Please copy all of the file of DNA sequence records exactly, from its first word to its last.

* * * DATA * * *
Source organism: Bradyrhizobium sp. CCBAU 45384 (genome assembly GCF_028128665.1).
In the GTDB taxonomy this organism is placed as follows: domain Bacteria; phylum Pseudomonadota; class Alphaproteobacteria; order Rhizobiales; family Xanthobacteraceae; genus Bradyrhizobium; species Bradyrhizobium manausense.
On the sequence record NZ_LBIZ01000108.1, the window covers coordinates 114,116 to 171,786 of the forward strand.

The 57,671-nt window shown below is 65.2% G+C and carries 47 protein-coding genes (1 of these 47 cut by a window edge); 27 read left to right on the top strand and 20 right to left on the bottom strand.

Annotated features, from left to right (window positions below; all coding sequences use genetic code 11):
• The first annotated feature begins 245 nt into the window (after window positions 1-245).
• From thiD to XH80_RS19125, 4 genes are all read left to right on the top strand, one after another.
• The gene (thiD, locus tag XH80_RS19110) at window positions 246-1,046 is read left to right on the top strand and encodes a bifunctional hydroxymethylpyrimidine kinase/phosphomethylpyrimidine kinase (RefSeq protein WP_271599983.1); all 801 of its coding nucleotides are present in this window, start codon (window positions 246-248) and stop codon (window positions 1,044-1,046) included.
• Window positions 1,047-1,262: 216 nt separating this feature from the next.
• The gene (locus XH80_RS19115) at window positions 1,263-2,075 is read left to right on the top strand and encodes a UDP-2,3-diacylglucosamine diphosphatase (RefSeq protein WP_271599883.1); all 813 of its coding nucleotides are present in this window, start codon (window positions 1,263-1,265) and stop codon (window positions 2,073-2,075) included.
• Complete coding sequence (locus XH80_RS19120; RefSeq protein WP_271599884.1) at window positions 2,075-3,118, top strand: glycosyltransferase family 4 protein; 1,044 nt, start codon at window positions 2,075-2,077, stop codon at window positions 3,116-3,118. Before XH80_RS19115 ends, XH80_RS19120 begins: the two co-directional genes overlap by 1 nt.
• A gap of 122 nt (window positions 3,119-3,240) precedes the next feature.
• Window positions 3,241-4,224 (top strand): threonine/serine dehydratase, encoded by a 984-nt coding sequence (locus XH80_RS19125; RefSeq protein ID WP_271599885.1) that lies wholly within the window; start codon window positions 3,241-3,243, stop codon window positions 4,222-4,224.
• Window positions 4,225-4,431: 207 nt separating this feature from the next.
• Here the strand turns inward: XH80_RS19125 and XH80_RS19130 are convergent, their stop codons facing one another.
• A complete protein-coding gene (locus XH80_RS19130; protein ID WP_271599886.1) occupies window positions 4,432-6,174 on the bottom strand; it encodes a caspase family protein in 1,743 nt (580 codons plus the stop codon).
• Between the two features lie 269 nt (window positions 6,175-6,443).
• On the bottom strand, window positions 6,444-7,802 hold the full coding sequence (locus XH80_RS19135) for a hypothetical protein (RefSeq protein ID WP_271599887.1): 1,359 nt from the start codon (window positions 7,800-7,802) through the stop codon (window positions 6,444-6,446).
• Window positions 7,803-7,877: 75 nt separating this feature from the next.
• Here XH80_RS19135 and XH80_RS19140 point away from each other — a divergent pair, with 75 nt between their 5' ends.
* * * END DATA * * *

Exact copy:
Source organism: Bradyrhizobium sp. CCBAU 45384 (genome assembly GCF_028128665.1).
In the GTDB taxonomy this organism is placed as follows: domain Bacteria; phylum Pseudomonadota; class Alphaproteobacteria; order Rhizobiales; family Xanthobacteraceae; genus Bradyrhizobium; species Bradyrhizobium manausense.
On the sequence record NZ_LBIZ01000108.1, the window covers coordinates 114,116 to 171,786 of the forward strand.

The 57,671-nt window shown below is 65.2% G+C and carries 47 protein-coding genes (1 of these 47 cut by a window edge); 27 read left to right on the top strand and 20 right to left on the bottom strand.

Annotated features, from left to right (window positions below; all coding sequences use genetic code 11):
• The first annotated feature begins 245 nt into the window (after window positions 1-245).
• From thiD to XH80_RS19125, 4 genes are all read left to right on the top strand, one after another.
• The gene (thiD, locus tag XH80_RS19110) at window positions 246-1,046 is read left to right on the top strand and encodes a bifunctional hydroxymethylpyrimidine kinase/phosphomethylpyrimidine kinase (RefSeq protein WP_271599983.1); all 801 of its coding nucleotides are present in this window, start codon (window positions 246-248) and stop codon (window positions 1,044-1,046) included.
• Window positions 1,047-1,262: 216 nt separating this feature from the next.
• The gene (locus XH80_RS19115) at window positions 1,263-2,075 is read left to right on the top strand and encodes a UDP-2,3-diacylglucosamine diphosphatase (RefSeq protein WP_271599883.1); all 813 of its coding nucleotides are present in this window, start codon (window positions 1,263-1,265) and stop codon (window positions 2,073-2,075) included.
• Complete coding sequence (locus XH80_RS19120; RefSeq protein WP_271599884.1) at window positions 2,075-3,118, top strand: glycosyltransferase family 4 protein; 1,044 nt, start codon at window positions 2,075-2,077, stop codon at window positions 3,116-3,118. Before XH80_RS19115 ends, XH80_RS19120 begins: the two co-directional genes overlap by 1 nt.
• A gap of 122 nt (window positions 3,119-3,240) precedes the next feature.
• Window positions 3,241-4,224 (top strand): threonine/serine dehydratase, encoded by a 984-nt coding sequence (locus XH80_RS19125; RefSeq protein ID WP_271599885.1) that lies wholly within the window; start codon window positions 3,241-3,243, stop codon window positions 4,222-4,224.
• Window positions 4,225-4,431: 207 nt separating this feature from the next.
• Here the strand turns inward: XH80_RS19125 and XH80_RS19130 are convergent, their stop codons facing one another.
• A complete protein-coding gene (locus XH80_RS19130; protein ID WP_271599886.1) occupies window positions 4,432-6,174 on the bottom strand; it encodes a caspase family protein in 1,743 nt (580 codons plus the stop codon).
• Between the two features lie 269 nt (window positions 6,175-6,443).
• On the bottom strand, window positions 6,444-7,802 hold the full coding sequence (locus XH80_RS19135) for a hypothetical protein (RefSeq protein ID WP_271599887.1): 1,359 nt from the start codon (window positions 7,800-7,802) through the stop codon (window positions 6,444-6,446).
• Window positions 7,803-7,877: 75 nt separating this feature from the next.
• Here XH80_RS19135 and XH80_RS19140 point away from each other — a divergent pair, with 75 nt between their 5' ends.